- Analyze: identify trends within external audits.
- Audit: proactively identify and correct issues.
Effective audit management processes can mean the difference between success and failure of an organization’s audit response. Those that don’t have robust external audit workflows in place typically lose more than half of the dollars being challenged in an audit. Conversely, healthcare organizations that have a technology-enabled process in place retain as much as 99 percent of all audited dollars – without the need for an appeal. Ohio State University Physicians, for example, implemented an external audit workflow tool, and within six months, they were retaining 99.87 percent of high-risk dollars and saw 97.4 percent of their cases approved with a final outcome.
The most effective external audit management solutions will bring together five integrated components to ensure that audit responses are completed in a timely and compliant manner. These are:
- Workflow: Standard or custom workflow templates streamline the creation and management of a single trackable audit, and monitor progress and results through ad-hoc and management reporting capabilities.
- Task management: Leveraging curated sets of tasks that can be assigned within audits simplifies coordination management of ongoing activities, and results in the tracking of due dates and the creation of reports on assignments and progress.
- Document management: Integrated storage within a centralized HIPAA-compliant repository allows support documents to be attached to audits and shared internally or externally.
- Analytics: One single view of all activity and insights associated with external audits that can outline the efficiency of your process and financial impact of revenue retention to your executives in real time.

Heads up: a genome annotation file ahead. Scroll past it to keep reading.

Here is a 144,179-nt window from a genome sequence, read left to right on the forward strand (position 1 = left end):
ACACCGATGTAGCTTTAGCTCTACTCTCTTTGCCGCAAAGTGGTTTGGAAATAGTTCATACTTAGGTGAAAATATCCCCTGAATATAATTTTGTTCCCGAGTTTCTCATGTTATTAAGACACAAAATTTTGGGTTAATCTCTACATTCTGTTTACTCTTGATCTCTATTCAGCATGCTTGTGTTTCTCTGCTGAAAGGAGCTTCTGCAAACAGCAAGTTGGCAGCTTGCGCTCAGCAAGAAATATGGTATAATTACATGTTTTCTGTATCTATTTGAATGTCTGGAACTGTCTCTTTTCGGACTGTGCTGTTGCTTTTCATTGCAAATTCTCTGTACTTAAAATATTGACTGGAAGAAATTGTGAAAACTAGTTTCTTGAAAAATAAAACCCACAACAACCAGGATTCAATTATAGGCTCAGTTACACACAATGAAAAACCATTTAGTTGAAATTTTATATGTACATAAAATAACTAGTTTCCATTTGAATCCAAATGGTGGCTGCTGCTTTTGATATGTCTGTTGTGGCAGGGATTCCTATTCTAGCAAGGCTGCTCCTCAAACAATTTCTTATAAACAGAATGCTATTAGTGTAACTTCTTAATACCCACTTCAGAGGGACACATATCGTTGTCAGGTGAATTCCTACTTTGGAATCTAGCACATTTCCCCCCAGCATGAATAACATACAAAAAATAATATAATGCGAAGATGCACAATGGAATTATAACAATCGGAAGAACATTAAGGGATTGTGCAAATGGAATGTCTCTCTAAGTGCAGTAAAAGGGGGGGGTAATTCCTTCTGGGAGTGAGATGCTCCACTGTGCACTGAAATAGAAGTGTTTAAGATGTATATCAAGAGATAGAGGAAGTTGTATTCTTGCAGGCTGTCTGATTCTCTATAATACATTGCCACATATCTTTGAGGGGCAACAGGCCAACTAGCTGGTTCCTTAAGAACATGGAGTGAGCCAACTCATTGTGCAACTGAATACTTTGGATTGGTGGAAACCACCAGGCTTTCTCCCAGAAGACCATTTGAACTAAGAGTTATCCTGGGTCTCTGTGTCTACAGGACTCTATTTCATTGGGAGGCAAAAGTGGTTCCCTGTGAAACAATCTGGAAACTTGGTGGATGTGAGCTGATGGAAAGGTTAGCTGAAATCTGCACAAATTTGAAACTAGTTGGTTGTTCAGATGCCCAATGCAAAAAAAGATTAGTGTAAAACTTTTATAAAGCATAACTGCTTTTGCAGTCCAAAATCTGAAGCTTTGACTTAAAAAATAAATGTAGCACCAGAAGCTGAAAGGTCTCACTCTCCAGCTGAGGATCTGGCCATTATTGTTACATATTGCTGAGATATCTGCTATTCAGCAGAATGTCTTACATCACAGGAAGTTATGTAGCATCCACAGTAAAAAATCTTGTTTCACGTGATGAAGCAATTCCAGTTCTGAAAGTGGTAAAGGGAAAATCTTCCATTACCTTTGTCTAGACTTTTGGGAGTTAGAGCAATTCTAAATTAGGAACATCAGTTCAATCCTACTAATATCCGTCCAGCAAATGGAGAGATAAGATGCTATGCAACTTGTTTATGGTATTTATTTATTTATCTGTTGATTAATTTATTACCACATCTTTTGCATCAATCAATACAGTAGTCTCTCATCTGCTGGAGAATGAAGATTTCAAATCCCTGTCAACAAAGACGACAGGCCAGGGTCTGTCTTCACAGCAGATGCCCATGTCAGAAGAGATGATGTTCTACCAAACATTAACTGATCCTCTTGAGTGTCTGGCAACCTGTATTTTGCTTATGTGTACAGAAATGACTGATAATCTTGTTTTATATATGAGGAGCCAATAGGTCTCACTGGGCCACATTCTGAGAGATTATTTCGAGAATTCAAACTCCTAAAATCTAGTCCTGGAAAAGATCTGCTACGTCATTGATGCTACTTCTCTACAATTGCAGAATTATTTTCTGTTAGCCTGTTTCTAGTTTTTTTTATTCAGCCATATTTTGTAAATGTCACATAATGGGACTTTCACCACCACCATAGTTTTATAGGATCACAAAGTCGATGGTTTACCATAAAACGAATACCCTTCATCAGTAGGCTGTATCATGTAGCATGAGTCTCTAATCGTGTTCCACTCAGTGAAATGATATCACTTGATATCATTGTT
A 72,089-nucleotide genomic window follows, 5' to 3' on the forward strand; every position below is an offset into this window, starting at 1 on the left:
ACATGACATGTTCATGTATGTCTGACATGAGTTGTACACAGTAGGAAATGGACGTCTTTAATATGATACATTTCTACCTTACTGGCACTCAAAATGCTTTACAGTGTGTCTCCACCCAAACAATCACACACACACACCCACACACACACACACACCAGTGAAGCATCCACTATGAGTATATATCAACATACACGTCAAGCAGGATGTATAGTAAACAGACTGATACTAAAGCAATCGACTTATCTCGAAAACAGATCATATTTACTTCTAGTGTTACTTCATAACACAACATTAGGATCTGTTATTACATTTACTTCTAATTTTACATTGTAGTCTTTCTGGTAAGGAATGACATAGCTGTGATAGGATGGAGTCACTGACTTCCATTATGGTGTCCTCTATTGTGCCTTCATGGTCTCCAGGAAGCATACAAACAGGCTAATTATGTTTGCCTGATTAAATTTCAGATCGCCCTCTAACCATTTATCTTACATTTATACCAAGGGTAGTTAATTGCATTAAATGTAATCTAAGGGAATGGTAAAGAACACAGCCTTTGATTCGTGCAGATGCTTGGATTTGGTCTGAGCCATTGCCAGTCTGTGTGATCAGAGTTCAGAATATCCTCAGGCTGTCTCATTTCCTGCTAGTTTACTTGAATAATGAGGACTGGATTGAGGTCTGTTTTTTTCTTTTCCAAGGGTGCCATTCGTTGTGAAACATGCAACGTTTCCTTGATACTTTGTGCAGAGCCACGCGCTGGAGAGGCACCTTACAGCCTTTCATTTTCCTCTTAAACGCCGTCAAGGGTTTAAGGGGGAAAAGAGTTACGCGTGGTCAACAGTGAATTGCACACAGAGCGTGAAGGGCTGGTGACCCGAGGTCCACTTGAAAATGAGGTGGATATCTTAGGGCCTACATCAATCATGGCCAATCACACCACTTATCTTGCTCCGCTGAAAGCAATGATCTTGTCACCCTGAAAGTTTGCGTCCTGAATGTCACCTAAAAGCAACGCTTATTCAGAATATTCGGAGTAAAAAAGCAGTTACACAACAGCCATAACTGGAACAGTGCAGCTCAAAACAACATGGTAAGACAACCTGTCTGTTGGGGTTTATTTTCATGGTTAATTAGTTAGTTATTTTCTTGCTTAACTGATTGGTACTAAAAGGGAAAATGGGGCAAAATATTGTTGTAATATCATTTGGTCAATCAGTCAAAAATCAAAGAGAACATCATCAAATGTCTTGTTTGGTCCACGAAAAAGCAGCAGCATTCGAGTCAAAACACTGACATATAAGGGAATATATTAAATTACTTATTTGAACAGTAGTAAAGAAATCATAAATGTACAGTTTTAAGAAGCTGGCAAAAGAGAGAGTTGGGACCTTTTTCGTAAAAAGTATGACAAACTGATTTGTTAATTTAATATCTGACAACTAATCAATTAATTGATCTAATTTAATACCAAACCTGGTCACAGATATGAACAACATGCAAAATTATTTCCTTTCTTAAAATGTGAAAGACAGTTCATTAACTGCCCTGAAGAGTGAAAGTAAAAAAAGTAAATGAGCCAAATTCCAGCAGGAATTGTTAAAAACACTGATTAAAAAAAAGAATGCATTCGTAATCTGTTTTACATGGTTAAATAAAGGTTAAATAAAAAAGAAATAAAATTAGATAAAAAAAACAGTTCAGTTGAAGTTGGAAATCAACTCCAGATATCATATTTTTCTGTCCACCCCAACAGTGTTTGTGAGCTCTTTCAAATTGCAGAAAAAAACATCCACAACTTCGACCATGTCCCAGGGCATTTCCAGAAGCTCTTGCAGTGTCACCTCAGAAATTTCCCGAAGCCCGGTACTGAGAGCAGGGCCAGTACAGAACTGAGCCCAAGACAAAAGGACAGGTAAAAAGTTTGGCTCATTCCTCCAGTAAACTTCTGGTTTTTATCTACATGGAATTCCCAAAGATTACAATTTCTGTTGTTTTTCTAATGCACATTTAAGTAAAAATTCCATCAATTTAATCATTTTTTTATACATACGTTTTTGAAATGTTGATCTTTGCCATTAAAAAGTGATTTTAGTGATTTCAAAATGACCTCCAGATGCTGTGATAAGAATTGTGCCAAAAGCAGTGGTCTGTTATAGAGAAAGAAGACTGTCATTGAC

- esMD: Expedite audit responses, and subsequently, revenue retention, by eliminating manual processes and paperwork with electronic submission of medical and other documentation.
When integrated with a larger billing compliance and revenue integrity platform, automated external audit workflow tools can also enhance cross-departmental collaboration and productivity, allowing compliance teams to meet demanding audit workloads and schedules.
Prepare for the Inevitable
The addition of the PHE’s end to the list of trends driving up the volume of external audits makes it all but inevitable that any given healthcare organization will soon be on the receiving end of a demand letter, regardless of the care it has taken to ensure compliance. When revenue cycle leadership and their teams are armed with knowledge, strategies, analytics insights, and proper workflow tools, the likelihood of a successful audit outcome and timely revenue retention increases exponentially.
Given the current macroeconomic environment, every healthcare organization has an opportunity to digitize their manual workflows, delivering a rapid return on investment (ROI) through accelerated audit management and more successful outcomes.
About the Author: Ritesh Ramesh is CEO of MDaudit, a leading health IT company that harnesses its proven track record and the power of analytics to allow the nation’s premier healthcare organizations to mitigate compliance risk and retain revenue.